The Fed states it will take a very gradual approach but will not call off monetary normalisation. Before the Chinese tensions, at the meeting of the Federal Open Market Committee on 29 July, the Fed confirmed the good situation and outlook for the US economy, the solid labour market and improved real estate market. In fact, the communication stated that the first rise in the official interest rate would depend on the occurance of a few slight improvements in the employment figures. The projection for inflation was less decisive although tending towards a scenario of gradual increases as the effects of falling energy prices disappear. The shock provided by China and market volatility have amended the Fed's speech but not essentially changed it. Various Fed members have indicated that the date of the first rate rise could be delayed but not by much. Comments made by the Vice President, Stanley Fischer, at the end of August were particularly important, suggesting that interest rate hikes would begin in the next few months based on an optimist view of the economy and anticipating that inflation would tend to rise over the coming months.

The internal rate of return (IRR) for two-year Treasury bonds reaches its highest figure since 2011 while the 10-year rate falls. The Fed's messages regarding the inexorable start of official interest rate hikes and strong business indicators have had an impact on the short-term part of the sovereign debt curve. The rate for two-year bonds is now above 0.7%, its highest level in four years. Nevertheless, the IRR for 10-year bonds has dropped to around 2.20% due to the decline in inflation expectations and strong demand for safe assets given the two episodes of instability occurring between June and August.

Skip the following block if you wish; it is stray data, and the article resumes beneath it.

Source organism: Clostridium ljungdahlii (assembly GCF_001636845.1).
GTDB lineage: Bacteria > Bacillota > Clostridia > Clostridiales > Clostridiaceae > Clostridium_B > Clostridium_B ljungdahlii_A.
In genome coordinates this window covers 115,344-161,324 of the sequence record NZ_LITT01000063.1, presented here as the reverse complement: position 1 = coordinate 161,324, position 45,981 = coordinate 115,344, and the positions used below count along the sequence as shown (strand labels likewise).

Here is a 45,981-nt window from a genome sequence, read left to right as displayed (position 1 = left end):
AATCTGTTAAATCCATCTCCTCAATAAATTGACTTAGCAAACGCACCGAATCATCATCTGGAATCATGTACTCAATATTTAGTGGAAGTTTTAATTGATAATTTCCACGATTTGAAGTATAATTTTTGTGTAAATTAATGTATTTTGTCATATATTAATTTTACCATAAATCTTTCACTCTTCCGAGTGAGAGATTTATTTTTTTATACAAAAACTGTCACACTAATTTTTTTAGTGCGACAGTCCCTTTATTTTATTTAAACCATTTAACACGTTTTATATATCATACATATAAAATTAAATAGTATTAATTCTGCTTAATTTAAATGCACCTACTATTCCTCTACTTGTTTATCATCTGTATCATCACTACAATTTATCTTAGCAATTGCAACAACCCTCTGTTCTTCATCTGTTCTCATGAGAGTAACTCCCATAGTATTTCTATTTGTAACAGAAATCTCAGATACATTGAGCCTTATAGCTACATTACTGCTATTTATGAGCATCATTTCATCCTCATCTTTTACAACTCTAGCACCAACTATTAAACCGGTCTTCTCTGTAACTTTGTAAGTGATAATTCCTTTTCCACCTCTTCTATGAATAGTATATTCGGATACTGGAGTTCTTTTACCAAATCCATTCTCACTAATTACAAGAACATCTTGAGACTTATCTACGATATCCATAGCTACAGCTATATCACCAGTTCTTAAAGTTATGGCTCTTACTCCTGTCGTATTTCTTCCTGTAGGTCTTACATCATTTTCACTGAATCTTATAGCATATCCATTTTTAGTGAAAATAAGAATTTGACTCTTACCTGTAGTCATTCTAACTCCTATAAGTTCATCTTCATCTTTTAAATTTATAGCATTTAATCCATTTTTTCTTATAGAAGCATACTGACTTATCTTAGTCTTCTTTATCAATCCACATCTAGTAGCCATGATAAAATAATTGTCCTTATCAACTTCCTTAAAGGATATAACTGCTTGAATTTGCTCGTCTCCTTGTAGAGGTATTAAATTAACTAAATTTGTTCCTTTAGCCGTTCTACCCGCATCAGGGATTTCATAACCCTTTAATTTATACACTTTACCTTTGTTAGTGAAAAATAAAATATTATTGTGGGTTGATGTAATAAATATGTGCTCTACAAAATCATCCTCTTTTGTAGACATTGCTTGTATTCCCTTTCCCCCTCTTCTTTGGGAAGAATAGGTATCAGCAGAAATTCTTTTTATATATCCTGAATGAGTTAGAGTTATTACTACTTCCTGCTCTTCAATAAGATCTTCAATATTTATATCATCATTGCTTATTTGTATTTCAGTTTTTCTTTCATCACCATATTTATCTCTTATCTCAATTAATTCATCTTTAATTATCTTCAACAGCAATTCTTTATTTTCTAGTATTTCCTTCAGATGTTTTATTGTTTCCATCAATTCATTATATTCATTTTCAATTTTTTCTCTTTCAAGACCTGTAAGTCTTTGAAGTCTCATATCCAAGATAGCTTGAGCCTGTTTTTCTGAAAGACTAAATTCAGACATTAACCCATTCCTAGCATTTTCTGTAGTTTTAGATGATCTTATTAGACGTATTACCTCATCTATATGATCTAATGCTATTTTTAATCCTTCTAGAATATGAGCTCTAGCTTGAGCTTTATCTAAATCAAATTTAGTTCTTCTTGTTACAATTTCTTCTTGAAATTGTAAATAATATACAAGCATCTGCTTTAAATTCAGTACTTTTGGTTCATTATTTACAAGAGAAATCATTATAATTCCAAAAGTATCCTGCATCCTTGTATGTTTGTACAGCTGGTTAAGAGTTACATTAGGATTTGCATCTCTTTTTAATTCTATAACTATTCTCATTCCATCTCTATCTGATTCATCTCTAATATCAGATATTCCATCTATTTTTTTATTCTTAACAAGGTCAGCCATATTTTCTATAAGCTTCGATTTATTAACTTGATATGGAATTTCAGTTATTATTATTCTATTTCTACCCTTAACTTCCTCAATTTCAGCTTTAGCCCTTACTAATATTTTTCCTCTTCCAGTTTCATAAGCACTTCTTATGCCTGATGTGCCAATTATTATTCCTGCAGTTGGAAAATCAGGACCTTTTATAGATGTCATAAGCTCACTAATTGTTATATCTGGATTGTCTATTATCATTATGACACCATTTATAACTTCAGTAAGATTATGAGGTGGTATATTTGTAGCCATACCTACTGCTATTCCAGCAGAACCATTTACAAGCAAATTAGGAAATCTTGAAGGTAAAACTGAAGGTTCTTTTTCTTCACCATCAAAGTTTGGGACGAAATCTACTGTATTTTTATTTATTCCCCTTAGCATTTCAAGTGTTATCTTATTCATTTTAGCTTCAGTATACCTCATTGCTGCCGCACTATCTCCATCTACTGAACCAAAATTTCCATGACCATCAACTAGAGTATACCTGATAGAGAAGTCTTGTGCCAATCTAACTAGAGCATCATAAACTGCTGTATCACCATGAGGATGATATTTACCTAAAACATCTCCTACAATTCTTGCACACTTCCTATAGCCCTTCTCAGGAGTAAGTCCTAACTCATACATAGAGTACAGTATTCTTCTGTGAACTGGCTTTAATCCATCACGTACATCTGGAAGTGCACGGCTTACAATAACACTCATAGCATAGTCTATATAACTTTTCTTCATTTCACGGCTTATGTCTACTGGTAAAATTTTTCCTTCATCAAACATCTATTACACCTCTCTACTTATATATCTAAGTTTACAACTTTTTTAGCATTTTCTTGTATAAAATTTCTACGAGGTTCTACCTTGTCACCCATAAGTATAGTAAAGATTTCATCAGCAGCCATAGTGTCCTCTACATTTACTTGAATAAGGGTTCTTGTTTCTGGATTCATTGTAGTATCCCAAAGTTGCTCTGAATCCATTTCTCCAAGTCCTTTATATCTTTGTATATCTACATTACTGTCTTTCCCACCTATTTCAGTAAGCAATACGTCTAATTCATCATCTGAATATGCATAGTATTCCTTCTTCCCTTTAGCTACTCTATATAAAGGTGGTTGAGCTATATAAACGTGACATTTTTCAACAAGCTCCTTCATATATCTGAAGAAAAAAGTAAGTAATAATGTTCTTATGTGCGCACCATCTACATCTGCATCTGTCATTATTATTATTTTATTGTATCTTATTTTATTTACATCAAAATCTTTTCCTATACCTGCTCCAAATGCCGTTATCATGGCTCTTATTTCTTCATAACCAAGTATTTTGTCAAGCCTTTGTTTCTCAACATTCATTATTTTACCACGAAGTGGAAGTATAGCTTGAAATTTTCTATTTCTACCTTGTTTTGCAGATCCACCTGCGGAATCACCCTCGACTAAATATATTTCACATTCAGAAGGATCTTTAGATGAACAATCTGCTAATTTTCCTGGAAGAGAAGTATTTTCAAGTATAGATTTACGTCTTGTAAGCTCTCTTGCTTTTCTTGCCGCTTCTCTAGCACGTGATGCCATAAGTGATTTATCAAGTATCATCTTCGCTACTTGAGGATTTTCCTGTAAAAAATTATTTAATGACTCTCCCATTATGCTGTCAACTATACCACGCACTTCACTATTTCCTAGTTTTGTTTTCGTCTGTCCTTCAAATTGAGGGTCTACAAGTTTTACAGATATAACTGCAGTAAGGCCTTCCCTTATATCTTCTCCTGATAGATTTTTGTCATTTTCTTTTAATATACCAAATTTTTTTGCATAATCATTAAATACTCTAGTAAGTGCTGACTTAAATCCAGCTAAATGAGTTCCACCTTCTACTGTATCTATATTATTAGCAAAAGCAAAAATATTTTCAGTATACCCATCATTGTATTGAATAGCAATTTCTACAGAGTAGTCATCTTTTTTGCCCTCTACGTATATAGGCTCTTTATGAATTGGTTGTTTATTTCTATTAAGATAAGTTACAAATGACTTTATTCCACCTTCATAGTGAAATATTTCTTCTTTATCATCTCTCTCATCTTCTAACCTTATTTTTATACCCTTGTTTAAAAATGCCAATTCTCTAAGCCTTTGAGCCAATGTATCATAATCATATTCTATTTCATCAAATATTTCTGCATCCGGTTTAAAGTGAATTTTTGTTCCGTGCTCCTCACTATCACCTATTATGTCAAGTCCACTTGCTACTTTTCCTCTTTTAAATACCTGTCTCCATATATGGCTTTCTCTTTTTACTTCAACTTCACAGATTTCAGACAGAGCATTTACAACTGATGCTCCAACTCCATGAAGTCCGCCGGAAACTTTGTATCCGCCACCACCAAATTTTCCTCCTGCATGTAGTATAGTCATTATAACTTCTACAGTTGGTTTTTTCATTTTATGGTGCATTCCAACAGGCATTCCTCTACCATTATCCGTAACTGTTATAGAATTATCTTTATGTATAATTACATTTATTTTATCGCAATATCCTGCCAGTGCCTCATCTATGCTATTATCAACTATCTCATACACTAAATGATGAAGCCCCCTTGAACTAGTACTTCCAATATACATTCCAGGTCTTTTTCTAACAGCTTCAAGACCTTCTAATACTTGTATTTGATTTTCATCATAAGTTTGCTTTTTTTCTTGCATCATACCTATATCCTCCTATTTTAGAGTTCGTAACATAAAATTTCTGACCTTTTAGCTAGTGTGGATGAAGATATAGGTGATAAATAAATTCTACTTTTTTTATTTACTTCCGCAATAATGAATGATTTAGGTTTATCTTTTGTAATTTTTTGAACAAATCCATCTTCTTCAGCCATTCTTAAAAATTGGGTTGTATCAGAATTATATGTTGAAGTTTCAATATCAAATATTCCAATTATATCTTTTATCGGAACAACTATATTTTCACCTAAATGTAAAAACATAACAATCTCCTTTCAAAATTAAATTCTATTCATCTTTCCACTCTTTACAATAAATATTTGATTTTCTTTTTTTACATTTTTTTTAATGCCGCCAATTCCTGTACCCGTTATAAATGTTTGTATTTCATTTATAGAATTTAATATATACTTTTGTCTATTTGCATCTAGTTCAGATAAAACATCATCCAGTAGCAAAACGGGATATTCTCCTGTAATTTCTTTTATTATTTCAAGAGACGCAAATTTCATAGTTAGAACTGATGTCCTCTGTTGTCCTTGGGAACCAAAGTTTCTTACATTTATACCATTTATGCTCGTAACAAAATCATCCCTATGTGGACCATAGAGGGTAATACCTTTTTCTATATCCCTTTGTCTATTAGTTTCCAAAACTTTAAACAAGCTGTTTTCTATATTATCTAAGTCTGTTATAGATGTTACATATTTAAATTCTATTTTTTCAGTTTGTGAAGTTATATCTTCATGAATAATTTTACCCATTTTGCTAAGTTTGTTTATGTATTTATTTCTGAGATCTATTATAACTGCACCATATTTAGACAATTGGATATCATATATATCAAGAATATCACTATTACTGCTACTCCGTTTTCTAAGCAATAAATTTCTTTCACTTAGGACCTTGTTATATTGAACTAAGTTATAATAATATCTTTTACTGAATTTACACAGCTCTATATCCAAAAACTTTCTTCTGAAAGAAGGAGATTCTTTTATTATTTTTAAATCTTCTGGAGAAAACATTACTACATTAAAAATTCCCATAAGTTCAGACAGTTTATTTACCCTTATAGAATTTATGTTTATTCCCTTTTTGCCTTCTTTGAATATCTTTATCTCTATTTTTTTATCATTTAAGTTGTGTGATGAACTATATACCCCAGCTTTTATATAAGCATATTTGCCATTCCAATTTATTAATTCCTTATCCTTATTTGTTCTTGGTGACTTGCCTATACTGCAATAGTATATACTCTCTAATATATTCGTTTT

The emerging markets' environment will remain under pressure over the coming months. In addition to weaknesses observed at a macroeconomic level in most of the emerging region, one must also take into account the external factors previously mentioned. Secifically, the Fed's decisions regarding interest rates, growing doubts concerning China's growth and, largely related to this, falling commodity prices present important challenges for the emerging countries. Given this situation, outflows of capital are still occurring as currencies and stock markets have continued to weaken (and more sharply after the yuan's devaluation). Nonetheless this deterioration in the financial environment has not affected the region's sovereign debt markets and spreads have remained notably stable. Although we expect investor confidence in the emerging bloc to remain weak and volatility to remain high over the next few quarters, we do not predict any serious long-term turmoil, unlike the events in 2013.